If you have ever dreamed of calling the United States home, you will understand the significance of having a green card. This document gives immigrants the legal right to live and work permanently in the U.S. Once you have submitted your application, it’s easy to track the status online or by telephone.
What Information Do I Need?
Once the U.S. Citizenship and Immigration Services has received your application, they will send you Form I-797C, Notice of Action, in the mail. This is your receipt form. The receipt will have a 13-character reference on it comprised of letters, numbers and characters. You will need this receipt number to track the status of your green card application.
Check Your Case Status Online
Navigate to the USCIS webpage Case Status Online. If you already have an account, log on. If you do not have an account, click the Create an Account tab and follow the on-screen instructions. Creating an account is free and it’s the quickest and easiest way to track your case status for all of the petitions you have filed with USCIS. You can also record any address changes so you don’t miss important notifications about your case.
Once registered, enter your 13-digit reference number but without any dashes, but write all the other special characters such as asterisks. From there, click on the Check Status button to review the current status of your application. The information is also available in Spanish; click the Español link located in the upper-right corner of the page.
Can I Check the Status by Telephone?
Yes, if you are in the United States or a U.S. territory, you can check the status of your green card application by calling the USCIS National Customer Service Center at 800-375-5283. Representatives are available Monday through Friday from 8 a.m. to 8 p.m. EST. Outside these hours, you can get access to automated information which may contain details of current processing times.
What Are the Stages of a Green Card Application?
Once you have filed your application and received your receipt, a few things will happen:
- You’ll receive notice for your biometrics services appointment in the mail. This notice tells you where to go to provide your fingerprints, photograph and signature.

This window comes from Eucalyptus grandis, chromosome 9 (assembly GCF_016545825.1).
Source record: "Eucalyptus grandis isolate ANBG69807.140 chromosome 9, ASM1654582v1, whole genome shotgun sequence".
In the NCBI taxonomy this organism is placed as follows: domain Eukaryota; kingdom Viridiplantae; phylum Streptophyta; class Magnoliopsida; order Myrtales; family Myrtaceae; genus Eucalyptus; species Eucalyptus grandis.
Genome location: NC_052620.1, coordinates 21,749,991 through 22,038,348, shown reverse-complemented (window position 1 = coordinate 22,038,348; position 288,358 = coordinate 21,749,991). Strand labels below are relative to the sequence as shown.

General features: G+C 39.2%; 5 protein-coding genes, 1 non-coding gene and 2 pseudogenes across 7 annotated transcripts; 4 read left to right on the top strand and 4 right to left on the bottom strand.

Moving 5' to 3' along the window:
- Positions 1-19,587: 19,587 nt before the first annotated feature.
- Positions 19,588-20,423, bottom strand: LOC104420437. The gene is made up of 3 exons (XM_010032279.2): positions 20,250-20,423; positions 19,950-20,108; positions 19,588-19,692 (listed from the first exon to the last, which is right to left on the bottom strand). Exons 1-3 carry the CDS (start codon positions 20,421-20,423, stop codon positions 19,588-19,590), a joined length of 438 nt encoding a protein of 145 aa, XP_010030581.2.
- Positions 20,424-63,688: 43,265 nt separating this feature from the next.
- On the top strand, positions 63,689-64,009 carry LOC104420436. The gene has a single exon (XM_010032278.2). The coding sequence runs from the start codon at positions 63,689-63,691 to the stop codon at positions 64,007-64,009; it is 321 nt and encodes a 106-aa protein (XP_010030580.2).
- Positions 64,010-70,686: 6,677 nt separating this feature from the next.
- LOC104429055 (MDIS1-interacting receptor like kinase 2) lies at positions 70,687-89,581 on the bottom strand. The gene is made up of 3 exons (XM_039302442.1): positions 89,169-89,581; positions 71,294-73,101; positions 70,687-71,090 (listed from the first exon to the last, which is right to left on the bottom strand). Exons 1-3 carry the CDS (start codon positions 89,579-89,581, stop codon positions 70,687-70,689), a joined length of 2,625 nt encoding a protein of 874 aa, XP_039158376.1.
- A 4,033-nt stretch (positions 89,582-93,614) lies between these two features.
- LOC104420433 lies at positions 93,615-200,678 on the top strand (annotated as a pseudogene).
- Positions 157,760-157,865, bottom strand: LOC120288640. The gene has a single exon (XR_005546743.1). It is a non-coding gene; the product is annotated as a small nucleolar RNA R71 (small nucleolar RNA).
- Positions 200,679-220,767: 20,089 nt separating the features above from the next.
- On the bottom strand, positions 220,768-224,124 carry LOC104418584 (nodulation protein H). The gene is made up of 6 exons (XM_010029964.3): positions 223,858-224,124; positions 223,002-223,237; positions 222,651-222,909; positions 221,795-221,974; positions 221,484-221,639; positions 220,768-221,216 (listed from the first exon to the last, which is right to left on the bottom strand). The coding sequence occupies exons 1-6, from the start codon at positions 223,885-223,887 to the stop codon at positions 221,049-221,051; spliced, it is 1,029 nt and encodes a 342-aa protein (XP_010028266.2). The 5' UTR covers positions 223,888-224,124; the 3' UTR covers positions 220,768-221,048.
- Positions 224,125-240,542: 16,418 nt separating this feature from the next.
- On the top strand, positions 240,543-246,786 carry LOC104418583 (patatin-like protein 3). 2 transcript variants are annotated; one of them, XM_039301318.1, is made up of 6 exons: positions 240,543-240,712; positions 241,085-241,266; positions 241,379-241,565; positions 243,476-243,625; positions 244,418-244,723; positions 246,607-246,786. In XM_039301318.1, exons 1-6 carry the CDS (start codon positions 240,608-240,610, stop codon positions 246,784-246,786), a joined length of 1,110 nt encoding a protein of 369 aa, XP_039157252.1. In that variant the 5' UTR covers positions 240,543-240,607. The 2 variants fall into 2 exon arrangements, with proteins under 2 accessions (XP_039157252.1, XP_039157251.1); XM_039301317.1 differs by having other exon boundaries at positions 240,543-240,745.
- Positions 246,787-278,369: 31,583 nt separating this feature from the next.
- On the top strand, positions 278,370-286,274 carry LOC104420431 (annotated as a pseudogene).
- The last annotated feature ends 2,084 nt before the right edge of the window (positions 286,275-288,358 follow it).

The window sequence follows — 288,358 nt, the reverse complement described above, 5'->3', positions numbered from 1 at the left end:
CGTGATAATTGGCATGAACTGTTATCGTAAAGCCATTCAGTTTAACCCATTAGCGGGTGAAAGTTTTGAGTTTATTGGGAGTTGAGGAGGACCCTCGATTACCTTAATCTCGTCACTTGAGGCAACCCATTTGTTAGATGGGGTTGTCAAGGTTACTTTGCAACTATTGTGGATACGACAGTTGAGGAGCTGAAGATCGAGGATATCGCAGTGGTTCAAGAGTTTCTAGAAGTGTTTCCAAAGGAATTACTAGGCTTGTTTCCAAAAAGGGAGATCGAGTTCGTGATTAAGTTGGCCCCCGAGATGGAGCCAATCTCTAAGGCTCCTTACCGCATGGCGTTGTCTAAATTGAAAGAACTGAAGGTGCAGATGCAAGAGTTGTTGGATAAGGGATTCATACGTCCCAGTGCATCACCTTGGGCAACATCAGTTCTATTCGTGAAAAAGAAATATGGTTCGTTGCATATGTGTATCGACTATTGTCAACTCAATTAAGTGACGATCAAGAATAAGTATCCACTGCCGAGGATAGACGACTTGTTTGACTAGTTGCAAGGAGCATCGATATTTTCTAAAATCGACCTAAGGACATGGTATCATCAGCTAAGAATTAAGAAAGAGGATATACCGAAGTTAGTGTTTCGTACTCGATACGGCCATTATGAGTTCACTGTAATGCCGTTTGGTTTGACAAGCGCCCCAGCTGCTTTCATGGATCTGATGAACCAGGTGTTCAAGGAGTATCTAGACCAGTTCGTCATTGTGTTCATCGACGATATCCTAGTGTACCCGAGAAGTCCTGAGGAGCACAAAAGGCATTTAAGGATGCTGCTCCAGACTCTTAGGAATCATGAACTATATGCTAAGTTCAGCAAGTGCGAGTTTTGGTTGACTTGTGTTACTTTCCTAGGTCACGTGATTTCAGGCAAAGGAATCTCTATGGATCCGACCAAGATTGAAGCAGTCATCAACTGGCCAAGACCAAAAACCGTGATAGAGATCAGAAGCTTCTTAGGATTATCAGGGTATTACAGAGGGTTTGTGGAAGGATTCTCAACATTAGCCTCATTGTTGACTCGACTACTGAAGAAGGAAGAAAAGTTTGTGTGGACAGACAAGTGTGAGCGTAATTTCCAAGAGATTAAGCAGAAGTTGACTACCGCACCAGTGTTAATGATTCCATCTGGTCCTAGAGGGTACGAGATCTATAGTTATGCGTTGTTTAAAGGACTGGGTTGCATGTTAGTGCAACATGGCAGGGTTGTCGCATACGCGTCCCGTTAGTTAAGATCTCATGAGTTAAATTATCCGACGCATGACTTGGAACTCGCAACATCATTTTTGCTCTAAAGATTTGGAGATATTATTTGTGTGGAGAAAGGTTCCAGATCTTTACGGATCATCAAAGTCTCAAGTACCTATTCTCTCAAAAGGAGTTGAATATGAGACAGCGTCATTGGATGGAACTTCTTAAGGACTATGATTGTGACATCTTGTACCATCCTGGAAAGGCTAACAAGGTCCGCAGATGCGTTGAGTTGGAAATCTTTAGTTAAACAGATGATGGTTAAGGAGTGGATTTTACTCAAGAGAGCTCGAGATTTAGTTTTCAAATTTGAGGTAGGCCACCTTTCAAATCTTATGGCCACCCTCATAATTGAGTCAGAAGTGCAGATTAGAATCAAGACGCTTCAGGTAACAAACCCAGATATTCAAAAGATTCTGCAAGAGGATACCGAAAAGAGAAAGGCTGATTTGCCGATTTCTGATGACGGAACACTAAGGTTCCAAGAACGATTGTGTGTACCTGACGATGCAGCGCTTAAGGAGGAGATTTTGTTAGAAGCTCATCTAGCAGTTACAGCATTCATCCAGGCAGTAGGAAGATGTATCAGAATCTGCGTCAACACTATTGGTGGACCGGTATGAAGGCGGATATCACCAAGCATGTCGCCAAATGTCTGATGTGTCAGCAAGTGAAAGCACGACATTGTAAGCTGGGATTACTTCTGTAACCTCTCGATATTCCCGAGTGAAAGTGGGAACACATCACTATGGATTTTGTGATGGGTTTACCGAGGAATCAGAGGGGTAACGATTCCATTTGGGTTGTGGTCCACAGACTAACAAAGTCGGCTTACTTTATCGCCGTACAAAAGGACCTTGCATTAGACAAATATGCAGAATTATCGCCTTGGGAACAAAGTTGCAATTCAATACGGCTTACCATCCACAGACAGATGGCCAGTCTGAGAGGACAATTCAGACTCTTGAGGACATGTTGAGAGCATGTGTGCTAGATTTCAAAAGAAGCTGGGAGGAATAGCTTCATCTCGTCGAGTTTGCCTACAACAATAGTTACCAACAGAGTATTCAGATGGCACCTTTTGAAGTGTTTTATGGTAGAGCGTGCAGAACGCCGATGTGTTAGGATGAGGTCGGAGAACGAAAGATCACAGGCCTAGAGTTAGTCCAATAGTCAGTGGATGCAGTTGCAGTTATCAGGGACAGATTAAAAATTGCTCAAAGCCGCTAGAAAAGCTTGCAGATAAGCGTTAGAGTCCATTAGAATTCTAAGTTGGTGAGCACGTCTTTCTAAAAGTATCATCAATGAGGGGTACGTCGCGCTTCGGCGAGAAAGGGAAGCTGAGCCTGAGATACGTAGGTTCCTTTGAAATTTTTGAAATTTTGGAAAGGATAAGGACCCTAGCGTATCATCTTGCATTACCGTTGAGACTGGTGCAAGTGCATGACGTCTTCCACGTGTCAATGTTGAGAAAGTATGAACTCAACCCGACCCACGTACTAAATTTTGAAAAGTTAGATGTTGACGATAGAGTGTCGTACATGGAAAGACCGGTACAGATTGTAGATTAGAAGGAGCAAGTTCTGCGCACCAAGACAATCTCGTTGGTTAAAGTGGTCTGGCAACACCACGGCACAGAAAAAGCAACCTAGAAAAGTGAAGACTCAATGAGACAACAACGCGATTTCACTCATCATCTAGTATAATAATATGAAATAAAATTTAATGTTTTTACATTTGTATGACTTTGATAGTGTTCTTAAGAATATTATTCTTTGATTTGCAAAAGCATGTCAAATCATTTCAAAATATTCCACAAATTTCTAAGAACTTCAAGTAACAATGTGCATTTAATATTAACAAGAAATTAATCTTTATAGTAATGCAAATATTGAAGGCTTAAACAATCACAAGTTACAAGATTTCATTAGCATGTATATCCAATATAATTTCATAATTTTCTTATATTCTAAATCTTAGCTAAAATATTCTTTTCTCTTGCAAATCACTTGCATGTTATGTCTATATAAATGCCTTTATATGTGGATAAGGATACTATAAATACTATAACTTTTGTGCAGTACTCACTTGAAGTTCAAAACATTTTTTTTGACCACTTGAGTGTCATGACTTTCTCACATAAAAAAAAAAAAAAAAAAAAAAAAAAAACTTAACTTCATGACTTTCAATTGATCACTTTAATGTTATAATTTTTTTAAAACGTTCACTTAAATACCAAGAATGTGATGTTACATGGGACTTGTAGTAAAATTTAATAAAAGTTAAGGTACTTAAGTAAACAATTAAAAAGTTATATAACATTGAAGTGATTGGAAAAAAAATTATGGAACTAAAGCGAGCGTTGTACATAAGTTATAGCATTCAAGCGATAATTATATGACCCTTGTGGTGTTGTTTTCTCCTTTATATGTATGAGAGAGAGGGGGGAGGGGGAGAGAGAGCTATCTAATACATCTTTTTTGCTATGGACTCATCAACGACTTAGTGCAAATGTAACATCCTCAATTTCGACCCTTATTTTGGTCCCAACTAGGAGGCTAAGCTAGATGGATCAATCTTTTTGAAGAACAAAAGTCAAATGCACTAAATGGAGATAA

- You’ll be invited to attend an interview if USCIS officials determine that one is necessary. You’ll receive notice of the date, time and location of the interview in the mail, and you will need to bring your documents, such as passport, travel documents, proof of legal entry into the U.S. with you when you attend.
- You may be asked to submit additional documents if the USCIS needs more information to determine your eligibility. You will receive a notice telling you what information is needed and the deadline for providing your documents. If you do not respond by the deadline, your application may be denied.
- Case workers will review your application and accept or deny it. You will receive notice of the decision in the mail.
The information you access on your Case Account will show how far your application has traveled along this timeline so you can get an idea of what's going to happen next.
How Long Will It Take to Get My Green Card?
The short answer is, it depends on when and where you filed your application. Each USCIS office has its own processing times – you can check this online at the USCIS Processing Times webpage. From the drop down list, click the type of application you submitted (for example, I-485, Application to Register Permanent Residence). Then select your field office. Texas, for example, has recently been taking anywhere from 14 to 48 months to process green card applications.
Read More: How Long Does it Take to Get a Green Card?
- During the green card process applicants must update changes to their personal information by calling USCIS or using the agency's website.
Jayne Thompson earned an LL.B. in Law and Business Administration from the University of Birmingham and an LL.M. in International Law from the University of East London. She practiced in various “Big Law” firms before launching a career as a commercial writer. Her work has appeared on numerous legal blogs including Quittance, Upcounsel and Medical Negligence Experts.